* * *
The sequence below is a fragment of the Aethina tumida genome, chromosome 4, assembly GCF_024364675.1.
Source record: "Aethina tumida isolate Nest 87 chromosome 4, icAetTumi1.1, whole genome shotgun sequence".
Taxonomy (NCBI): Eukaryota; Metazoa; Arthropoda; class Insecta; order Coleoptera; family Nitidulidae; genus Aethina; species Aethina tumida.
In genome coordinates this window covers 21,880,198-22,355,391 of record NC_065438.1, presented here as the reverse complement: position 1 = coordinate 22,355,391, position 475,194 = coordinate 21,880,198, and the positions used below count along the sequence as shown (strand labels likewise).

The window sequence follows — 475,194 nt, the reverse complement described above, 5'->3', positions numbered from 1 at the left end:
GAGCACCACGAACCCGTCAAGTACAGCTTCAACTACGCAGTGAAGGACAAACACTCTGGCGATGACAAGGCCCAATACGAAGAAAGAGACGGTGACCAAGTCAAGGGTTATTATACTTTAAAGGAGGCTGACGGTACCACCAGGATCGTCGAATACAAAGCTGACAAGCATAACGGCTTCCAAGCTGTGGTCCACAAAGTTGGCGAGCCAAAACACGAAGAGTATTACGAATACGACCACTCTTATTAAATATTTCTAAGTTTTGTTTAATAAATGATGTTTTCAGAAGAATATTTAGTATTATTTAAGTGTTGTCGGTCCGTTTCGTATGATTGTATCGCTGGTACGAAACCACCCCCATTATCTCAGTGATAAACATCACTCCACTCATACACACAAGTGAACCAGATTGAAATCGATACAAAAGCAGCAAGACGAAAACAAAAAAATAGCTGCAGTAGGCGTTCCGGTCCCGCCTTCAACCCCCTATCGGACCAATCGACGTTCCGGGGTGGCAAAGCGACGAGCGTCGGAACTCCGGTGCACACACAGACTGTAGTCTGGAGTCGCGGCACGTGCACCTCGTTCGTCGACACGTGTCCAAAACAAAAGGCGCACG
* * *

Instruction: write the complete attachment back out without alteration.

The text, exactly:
The sequence below is a fragment of the Aethina tumida genome, chromosome 4, assembly GCF_024364675.1.
Source record: "Aethina tumida isolate Nest 87 chromosome 4, icAetTumi1.1, whole genome shotgun sequence".
Taxonomy (NCBI): Eukaryota; Metazoa; Arthropoda; class Insecta; order Coleoptera; family Nitidulidae; genus Aethina; species Aethina tumida.
In genome coordinates this window covers 21,880,198-22,355,391 of record NC_065438.1, presented here as the reverse complement: position 1 = coordinate 22,355,391, position 475,194 = coordinate 21,880,198, and the positions used below count along the sequence as shown (strand labels likewise).

The window sequence follows — 475,194 nt, the reverse complement described above, 5'->3', positions numbered from 1 at the left end:
GAGCACCACGAACCCGTCAAGTACAGCTTCAACTACGCAGTGAAGGACAAACACTCTGGCGATGACAAGGCCCAATACGAAGAAAGAGACGGTGACCAAGTCAAGGGTTATTATACTTTAAAGGAGGCTGACGGTACCACCAGGATCGTCGAATACAAAGCTGACAAGCATAACGGCTTCCAAGCTGTGGTCCACAAAGTTGGCGAGCCAAAACACGAAGAGTATTACGAATACGACCACTCTTATTAAATATTTCTAAGTTTTGTTTAATAAATGATGTTTTCAGAAGAATATTTAGTATTATTTAAGTGTTGTCGGTCCGTTTCGTATGATTGTATCGCTGGTACGAAACCACCCCCATTATCTCAGTGATAAACATCACTCCACTCATACACACAAGTGAACCAGATTGAAATCGATACAAAAGCAGCAAGACGAAAACAAAAAAATAGCTGCAGTAGGCGTTCCGGTCCCGCCTTCAACCCCCTATCGGACCAATCGACGTTCCGGGGTGGCAAAGCGACGAGCGTCGGAACTCCGGTGCACACACAGACTGTAGTCTGGAGTCGCGGCACGTGCACCTCGTTCGTCGACACGTGTCCAAAACAAAAGGCGCACG